New report: An Anatomy of Economic Inequality in Wales
A landmark report published this week by the Equality and Human Rights Commission in collaboration with the Wales Institute of Social and Economic Research, Data and Methods (WISERD) looks at the facts about economic inequality in Wales in a new and challenging way.
WISERD is a collaborative venture between the Universities of Aberystwyth, Bangor, Cardiff, Glamorgan and Swansea, and in An Anatomy of Economic Inequality in Wales, evidence is brought together for the very first time which paints a powerful picture of a country with deeply entrenched inequalities.
The report can be downloaded here.
Seen through the lens of people’s characteristics such as gender, ethnicity, age and disability, the report shows the impact of family background on life chances.
And for some people, disadvantage begins at birth and continues right through into education, employment and retirement – often carrying on into the next generation.
The picture that emerges is of a Wales where there is a narrower gap between the rich and the poor than the rest of the UK.
But there are serious and persistent inequalities, with uneven gaps opening up and also narrowing between those who have the opportunity to succeed and those who don’t.
The report, which looks at outcomes in education, employment, earnings, income, poverty and wealth was launched at Cardiff University on Thursday, May 12.
Evidence from An Anatomy of Economic Inequality in Wales reveals that:
- Pupils eligible for free school meals are 2.5 times less likely to get A*-C grades in core subjects than their peers.
- Median wealth in Wales is £205,000 but 10% of people in Wales have total household wealth (savings and worldly possessions) of £8,393 or less – and 10% have wealth of over £751,693.
- 20% of people in Wales live in poverty. Almost 50% of single parents live in poverty and so do 13% of in-work households.
- 74% of disabled people and 46% of Pakistani and Bangladeshi people are not in employment or full-time education. For Bangladeshi and Pakistani women this rises to 72%.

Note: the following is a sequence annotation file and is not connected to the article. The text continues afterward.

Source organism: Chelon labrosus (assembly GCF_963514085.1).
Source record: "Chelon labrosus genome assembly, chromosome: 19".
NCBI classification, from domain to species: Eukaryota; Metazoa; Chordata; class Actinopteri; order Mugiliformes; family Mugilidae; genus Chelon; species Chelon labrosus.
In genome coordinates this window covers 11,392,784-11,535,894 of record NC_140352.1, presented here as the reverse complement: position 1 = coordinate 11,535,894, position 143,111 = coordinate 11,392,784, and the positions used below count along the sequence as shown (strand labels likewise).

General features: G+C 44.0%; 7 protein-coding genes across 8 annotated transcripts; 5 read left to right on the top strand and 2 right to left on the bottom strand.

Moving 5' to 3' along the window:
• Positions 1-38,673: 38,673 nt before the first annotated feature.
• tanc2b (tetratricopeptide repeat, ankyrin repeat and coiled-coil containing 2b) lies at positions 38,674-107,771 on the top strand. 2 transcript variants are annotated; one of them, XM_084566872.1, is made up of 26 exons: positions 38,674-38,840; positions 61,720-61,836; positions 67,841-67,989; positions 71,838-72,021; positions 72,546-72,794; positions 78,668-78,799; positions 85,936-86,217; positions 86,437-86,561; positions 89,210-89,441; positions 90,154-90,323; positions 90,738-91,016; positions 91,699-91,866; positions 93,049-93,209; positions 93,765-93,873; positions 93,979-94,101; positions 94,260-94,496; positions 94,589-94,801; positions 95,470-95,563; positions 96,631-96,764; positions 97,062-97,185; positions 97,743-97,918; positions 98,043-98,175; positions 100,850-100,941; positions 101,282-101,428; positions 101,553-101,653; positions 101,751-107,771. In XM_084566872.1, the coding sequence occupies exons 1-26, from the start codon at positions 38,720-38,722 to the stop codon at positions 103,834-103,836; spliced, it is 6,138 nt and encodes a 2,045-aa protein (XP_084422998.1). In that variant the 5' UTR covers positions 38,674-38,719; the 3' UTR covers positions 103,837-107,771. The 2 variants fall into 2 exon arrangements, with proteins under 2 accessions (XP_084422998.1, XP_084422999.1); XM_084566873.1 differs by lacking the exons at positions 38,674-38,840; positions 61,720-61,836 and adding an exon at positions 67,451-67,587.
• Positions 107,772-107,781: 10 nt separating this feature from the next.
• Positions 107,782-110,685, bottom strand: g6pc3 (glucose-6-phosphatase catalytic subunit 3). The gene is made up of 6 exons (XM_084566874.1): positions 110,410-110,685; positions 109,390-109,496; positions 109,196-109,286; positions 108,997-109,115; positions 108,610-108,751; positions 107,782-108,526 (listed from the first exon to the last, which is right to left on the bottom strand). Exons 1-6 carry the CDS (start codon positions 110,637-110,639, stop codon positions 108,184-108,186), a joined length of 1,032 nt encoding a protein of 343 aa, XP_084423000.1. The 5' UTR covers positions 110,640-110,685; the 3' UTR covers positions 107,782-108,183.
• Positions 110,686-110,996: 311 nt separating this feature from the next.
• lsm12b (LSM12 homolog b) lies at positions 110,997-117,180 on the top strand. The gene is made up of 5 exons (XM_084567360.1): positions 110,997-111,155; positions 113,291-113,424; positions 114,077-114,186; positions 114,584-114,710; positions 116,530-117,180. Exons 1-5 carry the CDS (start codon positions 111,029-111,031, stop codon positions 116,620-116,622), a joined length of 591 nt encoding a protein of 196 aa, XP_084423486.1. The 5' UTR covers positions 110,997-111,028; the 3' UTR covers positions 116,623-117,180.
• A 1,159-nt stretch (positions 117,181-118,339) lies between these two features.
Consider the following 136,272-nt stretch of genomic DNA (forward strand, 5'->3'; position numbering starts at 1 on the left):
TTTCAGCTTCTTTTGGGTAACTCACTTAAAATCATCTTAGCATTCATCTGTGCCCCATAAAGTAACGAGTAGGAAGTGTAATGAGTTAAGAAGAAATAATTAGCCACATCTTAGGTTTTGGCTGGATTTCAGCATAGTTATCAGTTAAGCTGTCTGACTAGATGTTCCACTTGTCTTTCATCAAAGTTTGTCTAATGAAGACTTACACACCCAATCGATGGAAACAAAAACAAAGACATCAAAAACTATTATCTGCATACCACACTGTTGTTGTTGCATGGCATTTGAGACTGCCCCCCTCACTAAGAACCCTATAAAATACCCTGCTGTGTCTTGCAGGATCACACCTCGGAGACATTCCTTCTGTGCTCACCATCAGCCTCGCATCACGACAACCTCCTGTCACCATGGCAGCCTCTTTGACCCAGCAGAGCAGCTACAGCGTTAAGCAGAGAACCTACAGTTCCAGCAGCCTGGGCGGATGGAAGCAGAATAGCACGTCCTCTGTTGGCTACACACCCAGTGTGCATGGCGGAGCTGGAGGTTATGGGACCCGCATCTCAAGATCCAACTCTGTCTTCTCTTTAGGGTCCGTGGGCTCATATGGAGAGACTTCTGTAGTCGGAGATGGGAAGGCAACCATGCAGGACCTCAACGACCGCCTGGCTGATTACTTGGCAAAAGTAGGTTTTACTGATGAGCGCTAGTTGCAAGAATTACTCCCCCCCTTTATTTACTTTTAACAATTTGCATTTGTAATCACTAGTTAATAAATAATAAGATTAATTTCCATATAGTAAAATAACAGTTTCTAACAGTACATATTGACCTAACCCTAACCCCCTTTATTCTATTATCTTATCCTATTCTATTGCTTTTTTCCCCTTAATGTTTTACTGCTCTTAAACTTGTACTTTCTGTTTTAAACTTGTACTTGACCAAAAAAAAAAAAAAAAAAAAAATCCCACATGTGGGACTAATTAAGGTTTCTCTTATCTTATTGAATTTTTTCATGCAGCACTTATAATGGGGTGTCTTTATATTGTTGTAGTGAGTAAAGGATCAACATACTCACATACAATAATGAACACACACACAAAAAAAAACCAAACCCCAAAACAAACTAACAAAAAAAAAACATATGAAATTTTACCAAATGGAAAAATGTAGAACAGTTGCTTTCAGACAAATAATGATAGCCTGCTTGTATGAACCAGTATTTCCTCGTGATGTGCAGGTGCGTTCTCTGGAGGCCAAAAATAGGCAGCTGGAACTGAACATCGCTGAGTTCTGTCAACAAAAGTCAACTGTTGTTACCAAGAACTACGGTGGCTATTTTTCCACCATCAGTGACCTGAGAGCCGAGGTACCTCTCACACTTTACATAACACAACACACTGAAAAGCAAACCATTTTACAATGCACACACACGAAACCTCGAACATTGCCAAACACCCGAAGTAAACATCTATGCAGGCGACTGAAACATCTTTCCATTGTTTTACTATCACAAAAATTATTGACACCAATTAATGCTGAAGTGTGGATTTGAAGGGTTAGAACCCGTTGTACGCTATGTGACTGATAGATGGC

- Employment rates vary more by religion than they do by ethnicity. Muslim men are 50% less likely to be in work than Christian men and Muslim women 76% less likely than Christian women.
- The median hourly earnings of men in Wales is £9.88 and median female earnings are £8.04 – giving Wales a gender pay gap of 19% in hourly earnings.
- Male graduates have median hourly earnings of £15.40 and male non-graduates £9.10. Women graduates earn £13.53 and non-graduates £7.33.
Kate Bennett, National Director for Wales, Equality and Human Rights Commission, said: “The evidence in this report is vitally important – if you think you know Wales, then think again. I challenge anyone looking at this report not to find at least one surprising fact about how we live in today’s 21st century Wales.
“We want you to read the report and put yourself in the shoes of the people experiencing the corrosive, persistent inequalities that are so evident in education, employment and earnings.
“This report doesn’t claim to have the solutions but the evidence will help in decisions about how and where resources can have the most positive benefit to people's lives.
“We all know that feelings of being valued, respected and trusted are lower in societies with a big gap between the rich and poor. Unhappiness, crime and violence are often higher. Good relations between people in society can be seriously damaged.
“If we are to realise a strong and confident Wales for the future poverty and disadvantage cannot be something that is handed down by parents to the next generation.”
Professor Teresa Rees CBE AcSS, School of Social Sciences, Cardiff University, said: “This thought-provoking report should play a major role in evidence-based policy in Wales designed to tackle both long running and newly discovered forms of inequality. Crucially, poverty should not be something parents pass on to their children.”